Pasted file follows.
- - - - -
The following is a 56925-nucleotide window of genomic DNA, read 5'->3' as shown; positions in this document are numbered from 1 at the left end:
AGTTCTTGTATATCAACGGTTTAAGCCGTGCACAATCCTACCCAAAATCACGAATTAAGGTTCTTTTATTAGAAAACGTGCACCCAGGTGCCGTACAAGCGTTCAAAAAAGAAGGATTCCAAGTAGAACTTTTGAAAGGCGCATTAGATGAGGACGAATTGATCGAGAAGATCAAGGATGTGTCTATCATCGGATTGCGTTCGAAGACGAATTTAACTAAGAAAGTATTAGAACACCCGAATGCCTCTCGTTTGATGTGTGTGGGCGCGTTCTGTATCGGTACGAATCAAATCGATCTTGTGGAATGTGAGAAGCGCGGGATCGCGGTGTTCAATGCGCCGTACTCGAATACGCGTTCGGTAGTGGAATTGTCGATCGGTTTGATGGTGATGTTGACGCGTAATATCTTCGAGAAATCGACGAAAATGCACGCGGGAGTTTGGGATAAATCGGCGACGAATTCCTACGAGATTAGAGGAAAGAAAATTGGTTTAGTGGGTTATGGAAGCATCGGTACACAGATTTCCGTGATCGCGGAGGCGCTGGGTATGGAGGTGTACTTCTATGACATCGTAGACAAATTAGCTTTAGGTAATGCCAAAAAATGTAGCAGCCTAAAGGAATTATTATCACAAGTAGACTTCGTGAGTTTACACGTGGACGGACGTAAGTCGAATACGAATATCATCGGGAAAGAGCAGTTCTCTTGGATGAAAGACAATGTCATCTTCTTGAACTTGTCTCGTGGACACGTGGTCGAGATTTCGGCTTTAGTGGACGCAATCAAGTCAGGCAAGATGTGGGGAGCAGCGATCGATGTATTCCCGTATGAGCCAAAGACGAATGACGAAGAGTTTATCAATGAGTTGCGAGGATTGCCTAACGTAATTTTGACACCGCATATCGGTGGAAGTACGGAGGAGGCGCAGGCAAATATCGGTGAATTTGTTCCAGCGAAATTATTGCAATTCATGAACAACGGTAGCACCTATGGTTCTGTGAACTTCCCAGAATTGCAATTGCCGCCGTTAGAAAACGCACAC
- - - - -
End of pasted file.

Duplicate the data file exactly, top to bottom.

The following is a 56925-nucleotide window of genomic DNA, read 5'->3' as shown; positions in this document are numbered from 1 at the left end:
AGTTCTTGTATATCAACGGTTTAAGCCGTGCACAATCCTACCCAAAATCACGAATTAAGGTTCTTTTATTAGAAAACGTGCACCCAGGTGCCGTACAAGCGTTCAAAAAAGAAGGATTCCAAGTAGAACTTTTGAAAGGCGCATTAGATGAGGACGAATTGATCGAGAAGATCAAGGATGTGTCTATCATCGGATTGCGTTCGAAGACGAATTTAACTAAGAAAGTATTAGAACACCCGAATGCCTCTCGTTTGATGTGTGTGGGCGCGTTCTGTATCGGTACGAATCAAATCGATCTTGTGGAATGTGAGAAGCGCGGGATCGCGGTGTTCAATGCGCCGTACTCGAATACGCGTTCGGTAGTGGAATTGTCGATCGGTTTGATGGTGATGTTGACGCGTAATATCTTCGAGAAATCGACGAAAATGCACGCGGGAGTTTGGGATAAATCGGCGACGAATTCCTACGAGATTAGAGGAAAGAAAATTGGTTTAGTGGGTTATGGAAGCATCGGTACACAGATTTCCGTGATCGCGGAGGCGCTGGGTATGGAGGTGTACTTCTATGACATCGTAGACAAATTAGCTTTAGGTAATGCCAAAAAATGTAGCAGCCTAAAGGAATTATTATCACAAGTAGACTTCGTGAGTTTACACGTGGACGGACGTAAGTCGAATACGAATATCATCGGGAAAGAGCAGTTCTCTTGGATGAAAGACAATGTCATCTTCTTGAACTTGTCTCGTGGACACGTGGTCGAGATTTCGGCTTTAGTGGACGCAATCAAGTCAGGCAAGATGTGGGGAGCAGCGATCGATGTATTCCCGTATGAGCCAAAGACGAATGACGAAGAGTTTATCAATGAGTTGCGAGGATTGCCTAACGTAATTTTGACACCGCATATCGGTGGAAGTACGGAGGAGGCGCAGGCAAATATCGGTGAATTTGTTCCAGCGAAATTATTGCAATTCATGAACAACGGTAGCACCTATGGTTCTGTGAACTTCCCAGAATTGCAATTGCCGCCGTTAGAAAACGCACAC